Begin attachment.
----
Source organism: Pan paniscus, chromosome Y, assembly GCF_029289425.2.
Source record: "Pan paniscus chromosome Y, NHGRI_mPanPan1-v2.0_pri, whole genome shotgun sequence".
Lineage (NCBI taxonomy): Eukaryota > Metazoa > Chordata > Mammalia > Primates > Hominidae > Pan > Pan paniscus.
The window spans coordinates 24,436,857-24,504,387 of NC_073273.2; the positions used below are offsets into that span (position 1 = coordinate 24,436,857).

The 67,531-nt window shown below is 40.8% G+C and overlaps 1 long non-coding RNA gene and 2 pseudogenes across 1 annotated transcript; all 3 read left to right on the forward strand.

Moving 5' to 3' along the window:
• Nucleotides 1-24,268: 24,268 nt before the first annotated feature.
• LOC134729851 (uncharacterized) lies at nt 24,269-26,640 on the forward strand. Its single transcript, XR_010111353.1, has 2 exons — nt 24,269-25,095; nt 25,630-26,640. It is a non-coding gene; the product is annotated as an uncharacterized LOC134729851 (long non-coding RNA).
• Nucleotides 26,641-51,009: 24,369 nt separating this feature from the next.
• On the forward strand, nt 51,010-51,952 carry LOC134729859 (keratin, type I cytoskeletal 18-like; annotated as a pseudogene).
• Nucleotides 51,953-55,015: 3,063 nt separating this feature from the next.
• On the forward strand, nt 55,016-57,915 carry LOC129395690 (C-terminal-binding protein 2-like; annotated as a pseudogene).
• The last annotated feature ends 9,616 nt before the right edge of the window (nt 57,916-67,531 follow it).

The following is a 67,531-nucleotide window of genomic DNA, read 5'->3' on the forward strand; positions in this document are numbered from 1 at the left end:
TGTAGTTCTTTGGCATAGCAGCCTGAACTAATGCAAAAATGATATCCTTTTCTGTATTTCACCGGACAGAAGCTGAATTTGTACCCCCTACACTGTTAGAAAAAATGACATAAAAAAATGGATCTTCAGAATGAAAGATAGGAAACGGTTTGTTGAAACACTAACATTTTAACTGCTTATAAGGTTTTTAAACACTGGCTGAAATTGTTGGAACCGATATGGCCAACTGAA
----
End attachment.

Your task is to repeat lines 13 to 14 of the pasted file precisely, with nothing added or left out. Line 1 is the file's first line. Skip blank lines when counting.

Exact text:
• The last annotated feature ends 9,616 nt before the right edge of the window (nt 57,916-67,531 follow it).

The following is a 67,531-nucleotide window of genomic DNA, read 5'->3' on the forward strand; positions in this document are numbered from 1 at the left end: